Per Granström Per Granström Partner, Delphi

Interview with Kian Kamas, Chief of Economic Development, Office of the Mayor, City of Tulsa

We were lucky enough to be able to catch up with Kian Kamas, Chief of Economic Development at the Mayor's Office in the City of Tulsa to discuss her views on the latest trends impacting on the landscape of economic development in Canada and the USA.

CNP: What do you consider to be the biggest challenge facing place branding and marketing teams working for cities, states and places across the USA and Canada?

KK: For mid-sized cities like Tulsa, the greatest challenge may be the lack of any brand or perception among potential visitors, investors, residents, etc. While this means that our target audience may not have any negative stereotypes we have to overcome, it also means that we have to build up a significant amount of awareness about what Tulsa provides to each audience. 


CNP: What do you believe are the emerging opportunities? [any particular markets, sectors, or marketing channel opportunities that excite you?]

KK: Tulsa has made headlines in recent months thanks to the opening of Gathering Place – a $450 million park on the banks of the Arkansas River – as well as through the launch of Tulsa Remote, a program that pays remote workers to move to Tulsa for a year. Efforts such as these are starting to put us on the map, and we think the resulting publicity provides us an opportunity to either (1) attract “boomerangers” back to Tulsa from other high-cost cities, or (2) to attract talented professionals from high-cost cities that are interested in having an impact in a community that clearly has a philanthropic bent.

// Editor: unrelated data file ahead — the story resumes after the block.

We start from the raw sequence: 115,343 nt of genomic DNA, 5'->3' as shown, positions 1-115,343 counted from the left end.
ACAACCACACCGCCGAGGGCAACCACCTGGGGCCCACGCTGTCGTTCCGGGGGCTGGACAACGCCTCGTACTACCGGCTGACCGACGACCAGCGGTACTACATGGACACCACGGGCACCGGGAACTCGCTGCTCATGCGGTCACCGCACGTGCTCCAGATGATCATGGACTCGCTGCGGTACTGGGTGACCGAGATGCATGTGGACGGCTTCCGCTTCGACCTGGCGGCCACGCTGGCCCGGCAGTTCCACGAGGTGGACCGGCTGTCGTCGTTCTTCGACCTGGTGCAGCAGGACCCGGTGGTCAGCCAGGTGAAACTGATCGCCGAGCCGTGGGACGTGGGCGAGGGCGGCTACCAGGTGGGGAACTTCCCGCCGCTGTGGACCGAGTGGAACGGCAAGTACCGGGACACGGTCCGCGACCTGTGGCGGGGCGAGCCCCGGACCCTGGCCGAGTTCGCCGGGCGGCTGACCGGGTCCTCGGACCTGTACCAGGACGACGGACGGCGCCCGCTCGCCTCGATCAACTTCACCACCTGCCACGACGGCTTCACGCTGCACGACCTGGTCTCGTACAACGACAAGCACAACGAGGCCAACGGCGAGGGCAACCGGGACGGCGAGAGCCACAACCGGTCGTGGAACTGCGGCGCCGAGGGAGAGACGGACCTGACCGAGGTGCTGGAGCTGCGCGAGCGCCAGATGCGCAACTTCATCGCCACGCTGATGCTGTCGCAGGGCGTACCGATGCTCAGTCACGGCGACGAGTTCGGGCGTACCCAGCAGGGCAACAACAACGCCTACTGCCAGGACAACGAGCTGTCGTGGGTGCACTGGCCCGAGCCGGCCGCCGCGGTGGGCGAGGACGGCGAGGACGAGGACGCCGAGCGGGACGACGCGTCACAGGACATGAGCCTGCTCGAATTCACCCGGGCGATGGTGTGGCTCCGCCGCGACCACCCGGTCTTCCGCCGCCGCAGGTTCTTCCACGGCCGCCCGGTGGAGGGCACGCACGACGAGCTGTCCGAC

CNP: What trends in place branding and marketing are you interested in exploring?

KK: Now more than ever, I think it is important for cities to find a way to communicate authentically. It’s so easy to create a hip looking video and design a decent campaign (from a visual perspective), but have it look like dozens of other cities. How cities do this, particularly mid-sized cities, is of great interest to me. 


CNP: What are the advantages for closer collaboration between place making and planning teams, tourism, and economic development teams?  

KK: Ultimately all of these efforts play off of each other, and the more success you can create in one space, the more likely you are to create a multiplier or amplifying effect. Well-built cities and well-designed cities are more likely to attract tourists, and to attract talented professionals, which ultimately increases the odds of successful economic development efforts – particularly as companies become more and more concerned about their long-term talent pipeline as they make site location decisions. 


CNP: Do you think it’s becoming more important for DMOs and EDOs to advocate for their role and their impact to politicians and citizens?  Why do you think that is?

KK: I think it is important for organizations of this nature to constantly be in an education mode about what their community’s economic development strategy is, how success is measured, and how public officials and citizens can provide input to shape existing or future strategy. Economic development can be a fast-paced and secretive world, so it is incredibly important to ensure public officials and citizens understand the objectives and outcomes we’re working to achieve, and the strategies we’ve put in place to do so. We may not be able to talk about specific projects as we’re working them, but we should certainly be willing and able to articulate at a higher level our efforts so that others can provide input and help shape our work.